What does Twitter tension mean for advertisers?
Is it the end of Twitter as we know it? Amid Muskian chaos, Nick Smith of John Ayling & Associates unpacks what Twitter's new trajectory might mean for advertisers.
How will the monetizing of Twitter affect advertising on the platform? / Terrillo Walls via Unsplash
With all the upheaval at Twitter Towers, the most immediate and obvious question for any advertiser is whether to pause spend. The question implies a temporary decision; it assumes that things will settle down, that common sense will prevail, and we’ll all be back to normal in a few weeks.
But anyone following Elon Musk’s own (sometimes volatile) Twitter account, or his involvement in crypto, or the purchase of Twitter itself, will find the probability of things settling down anytime soon to be unlikely.
The platform for social currency
Musk’s statements to date don’t just threaten commercial use by brands, but the fundamental tenets of the platform. I readily admit, I’m no active Tweeter, but I do read and watch (a lot). It’s my go-to platform for social currency, to find out close to real-time about events relevant to me, often work-related. I'm crowdsourcing to be first informed; to look clever. I’m not alone in this silent majority: just 10% of Twitter users are responsible for 92% of Tweets. The app's user base mostly wants to be informed and in-the-know, whether it's about AdTech or Love Island.
The platform already straddles a fine line between accuracy and agitation; announcements in Musk’s first 10 days indicate that this is only set to deepen. His first money-spinner, pay-to-validate, foresees an opaque soup of the verified and the unverified.
The value of authenticity
Many brands and personalities will question why they should pay for a blue tick, when it is they that form Twitter’s bedrock. Ambiguity around truth is an advertiser’s worst nightmare; we’ve been burnt too many times before. There's an instant reflex to that gut feeling of unease. Why risk it? And, if you devalue the quality of social currency for the news-hungry user base, the trade-off of putting up with the crap to get to the good stuff becomes far less marginal.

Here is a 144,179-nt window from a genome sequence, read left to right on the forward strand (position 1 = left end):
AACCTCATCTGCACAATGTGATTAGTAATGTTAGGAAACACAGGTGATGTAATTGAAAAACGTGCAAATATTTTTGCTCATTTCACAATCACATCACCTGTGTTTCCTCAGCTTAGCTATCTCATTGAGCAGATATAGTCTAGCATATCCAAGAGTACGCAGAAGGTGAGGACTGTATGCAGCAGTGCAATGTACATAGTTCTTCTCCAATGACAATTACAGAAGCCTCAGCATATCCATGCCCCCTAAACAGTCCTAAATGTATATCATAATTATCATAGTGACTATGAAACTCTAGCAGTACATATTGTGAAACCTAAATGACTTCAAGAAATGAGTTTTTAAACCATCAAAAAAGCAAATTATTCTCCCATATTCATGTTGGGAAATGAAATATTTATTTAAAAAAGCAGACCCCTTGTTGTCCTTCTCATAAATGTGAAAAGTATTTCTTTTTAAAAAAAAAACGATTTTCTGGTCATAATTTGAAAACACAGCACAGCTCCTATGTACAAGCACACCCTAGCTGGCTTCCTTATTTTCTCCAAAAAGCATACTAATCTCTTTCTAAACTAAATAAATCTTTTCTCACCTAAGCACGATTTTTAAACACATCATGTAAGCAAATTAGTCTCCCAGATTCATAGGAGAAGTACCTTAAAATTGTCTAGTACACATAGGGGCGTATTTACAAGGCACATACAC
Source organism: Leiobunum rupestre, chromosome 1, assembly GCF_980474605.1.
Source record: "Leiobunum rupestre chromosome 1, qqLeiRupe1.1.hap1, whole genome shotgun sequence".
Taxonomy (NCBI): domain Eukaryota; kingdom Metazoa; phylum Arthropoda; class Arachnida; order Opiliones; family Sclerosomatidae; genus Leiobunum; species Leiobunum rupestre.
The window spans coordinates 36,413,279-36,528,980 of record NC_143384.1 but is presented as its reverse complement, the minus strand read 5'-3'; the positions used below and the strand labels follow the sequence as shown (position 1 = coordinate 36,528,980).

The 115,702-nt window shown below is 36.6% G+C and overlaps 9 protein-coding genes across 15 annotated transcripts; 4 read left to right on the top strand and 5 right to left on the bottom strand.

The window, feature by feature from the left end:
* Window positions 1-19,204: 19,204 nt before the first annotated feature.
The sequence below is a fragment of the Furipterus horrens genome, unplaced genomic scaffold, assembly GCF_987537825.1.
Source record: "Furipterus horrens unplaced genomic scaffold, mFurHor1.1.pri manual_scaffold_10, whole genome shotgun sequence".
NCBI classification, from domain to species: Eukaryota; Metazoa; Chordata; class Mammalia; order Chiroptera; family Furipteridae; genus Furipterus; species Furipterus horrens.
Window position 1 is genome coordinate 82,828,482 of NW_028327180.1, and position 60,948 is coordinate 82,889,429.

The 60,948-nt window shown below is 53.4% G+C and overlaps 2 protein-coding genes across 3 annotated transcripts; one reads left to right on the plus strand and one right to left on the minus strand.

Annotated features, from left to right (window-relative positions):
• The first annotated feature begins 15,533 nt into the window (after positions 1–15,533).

Where does Twitter tension leave gen Z?
It’s not just the potential scale of mass user departure that is the worry, it’s who those users are. Twitter is putting a golden goose at risk. Generation Z work the platform hardest - they alone are responsible for nearly half of all Tweets and critically represent both current and future ad revenues.
They are not short of options, you just need to look at the mentions of Mastodon (on Twitter, naturally) or note how TikTok has leap-frogged Twitter in the last 24 months with well over twice as many global users, driven predominantly by under-34s (and it’s highly lucrative). Just last month, TikTok owner ByteDance announced a 5x surge in turnover reflecting that surging user base.
Advertisers can afford to take a loss
Now add 2023 to the mix: the year of consolidation, with marketing budgets in (potentially steep) decline, advertisers are predisposed to finding reasons to pull channels, especially those which play second, or even third fiddle to the big three.
Among recession fears, last month’s report from the Advertising Association/WARC started setting the mood music for what could be a difficult year, with forecasts only set to move backward. Twitter’s instability only exacerbates an already precarious position.
Suggested newsletters for you
Whether Twitter is just a temporary plaything for Musk only time will tell. But the damage already done (and what appears to be on the horizon) will likely to be lasting. Unlike historic boycotts of YouTube and Facebook, this time, brands can afford to lose it.
Advertisers crave consistency: users, accuracy, and authenticity. Economic downturn coupled with management chaos suggests that a pause in advertising might not be so short-lived.
Content by The Drum Network member:
John Ayling & Associates
The media agency that backs the underdog. We back advertisers who face adversity - from competitors with larger budgets and resources to macro socio-economic challenges.Find out more